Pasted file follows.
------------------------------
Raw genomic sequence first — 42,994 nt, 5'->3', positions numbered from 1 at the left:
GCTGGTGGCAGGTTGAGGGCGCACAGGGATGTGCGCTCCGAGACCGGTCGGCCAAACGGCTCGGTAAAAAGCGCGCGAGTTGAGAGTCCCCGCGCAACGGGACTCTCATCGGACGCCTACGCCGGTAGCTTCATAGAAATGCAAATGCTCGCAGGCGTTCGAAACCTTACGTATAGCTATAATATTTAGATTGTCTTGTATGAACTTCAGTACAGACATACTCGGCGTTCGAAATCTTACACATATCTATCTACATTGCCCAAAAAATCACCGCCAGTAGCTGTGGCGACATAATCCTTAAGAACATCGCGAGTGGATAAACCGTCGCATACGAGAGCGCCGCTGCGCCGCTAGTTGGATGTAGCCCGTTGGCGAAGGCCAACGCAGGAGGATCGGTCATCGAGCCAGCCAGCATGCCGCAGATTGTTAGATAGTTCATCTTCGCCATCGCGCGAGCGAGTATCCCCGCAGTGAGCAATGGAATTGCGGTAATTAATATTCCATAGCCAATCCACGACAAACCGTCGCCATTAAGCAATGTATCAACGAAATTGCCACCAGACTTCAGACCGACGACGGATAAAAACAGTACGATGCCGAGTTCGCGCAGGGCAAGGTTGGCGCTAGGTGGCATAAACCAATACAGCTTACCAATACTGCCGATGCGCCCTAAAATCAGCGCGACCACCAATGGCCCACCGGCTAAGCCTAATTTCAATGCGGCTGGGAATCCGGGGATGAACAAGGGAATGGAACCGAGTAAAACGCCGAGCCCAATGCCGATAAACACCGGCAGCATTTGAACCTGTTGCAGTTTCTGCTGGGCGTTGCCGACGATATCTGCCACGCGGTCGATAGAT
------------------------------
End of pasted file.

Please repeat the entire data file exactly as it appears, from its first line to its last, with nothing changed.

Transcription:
Raw genomic sequence first — 42,994 nt, 5'->3', positions numbered from 1 at the left:
GCTGGTGGCAGGTTGAGGGCGCACAGGGATGTGCGCTCCGAGACCGGTCGGCCAAACGGCTCGGTAAAAAGCGCGCGAGTTGAGAGTCCCCGCGCAACGGGACTCTCATCGGACGCCTACGCCGGTAGCTTCATAGAAATGCAAATGCTCGCAGGCGTTCGAAACCTTACGTATAGCTATAATATTTAGATTGTCTTGTATGAACTTCAGTACAGACATACTCGGCGTTCGAAATCTTACACATATCTATCTACATTGCCCAAAAAATCACCGCCAGTAGCTGTGGCGACATAATCCTTAAGAACATCGCGAGTGGATAAACCGTCGCATACGAGAGCGCCGCTGCGCCGCTAGTTGGATGTAGCCCGTTGGCGAAGGCCAACGCAGGAGGATCGGTCATCGAGCCAGCCAGCATGCCGCAGATTGTTAGATAGTTCATCTTCGCCATCGCGCGAGCGAGTATCCCCGCAGTGAGCAATGGAATTGCGGTAATTAATATTCCATAGCCAATCCACGACAAACCGTCGCCATTAAGCAATGTATCAACGAAATTGCCACCAGACTTCAGACCGACGACGGATAAAAACAGTACGATGCCGAGTTCGCGCAGGGCAAGGTTGGCGCTAGGTGGCATAAACCAATACAGCTTACCAATACTGCCGATGCGCCCTAAAATCAGCGCGACCACCAATGGCCCACCGGCTAAGCCTAATTTCAATGCGGCTGGGAATCCGGGGATGAACAAGGGAATGGAACCGAGTAAAACGCCGAGCCCAATGCCGATAAACACCGGCAGCATTTGAACCTGTTGCAGTTTCTGCTGGGCGTTGCCGACGATATCTGCCACGCGGTCGATAGAT